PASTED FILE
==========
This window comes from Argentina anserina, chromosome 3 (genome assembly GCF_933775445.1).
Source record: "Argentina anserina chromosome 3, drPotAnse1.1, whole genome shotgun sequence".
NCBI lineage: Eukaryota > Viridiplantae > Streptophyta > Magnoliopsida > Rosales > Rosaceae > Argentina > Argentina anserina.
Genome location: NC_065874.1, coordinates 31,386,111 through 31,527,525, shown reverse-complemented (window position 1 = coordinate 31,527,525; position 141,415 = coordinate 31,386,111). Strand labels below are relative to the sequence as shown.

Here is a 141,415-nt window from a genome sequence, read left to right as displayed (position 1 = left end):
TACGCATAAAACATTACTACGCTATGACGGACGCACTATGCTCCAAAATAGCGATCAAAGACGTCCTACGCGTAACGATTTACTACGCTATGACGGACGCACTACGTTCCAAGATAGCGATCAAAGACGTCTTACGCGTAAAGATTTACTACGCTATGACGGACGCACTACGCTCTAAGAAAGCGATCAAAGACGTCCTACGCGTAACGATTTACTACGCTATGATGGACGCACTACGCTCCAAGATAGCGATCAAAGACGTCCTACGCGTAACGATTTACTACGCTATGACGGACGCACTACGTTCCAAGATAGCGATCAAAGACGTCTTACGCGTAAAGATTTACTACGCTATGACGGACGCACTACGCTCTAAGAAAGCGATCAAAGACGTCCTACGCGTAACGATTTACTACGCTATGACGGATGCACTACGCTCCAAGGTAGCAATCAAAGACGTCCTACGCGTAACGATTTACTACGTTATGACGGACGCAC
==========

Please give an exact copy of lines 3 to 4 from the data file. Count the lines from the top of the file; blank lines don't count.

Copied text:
NCBI lineage: Eukaryota > Viridiplantae > Streptophyta > Magnoliopsida > Rosales > Rosaceae > Argentina > Argentina anserina.
Genome location: NC_065874.1, coordinates 31,386,111 through 31,527,525, shown reverse-complemented (window position 1 = coordinate 31,527,525; position 141,415 = coordinate 31,386,111). Strand labels below are relative to the sequence as shown.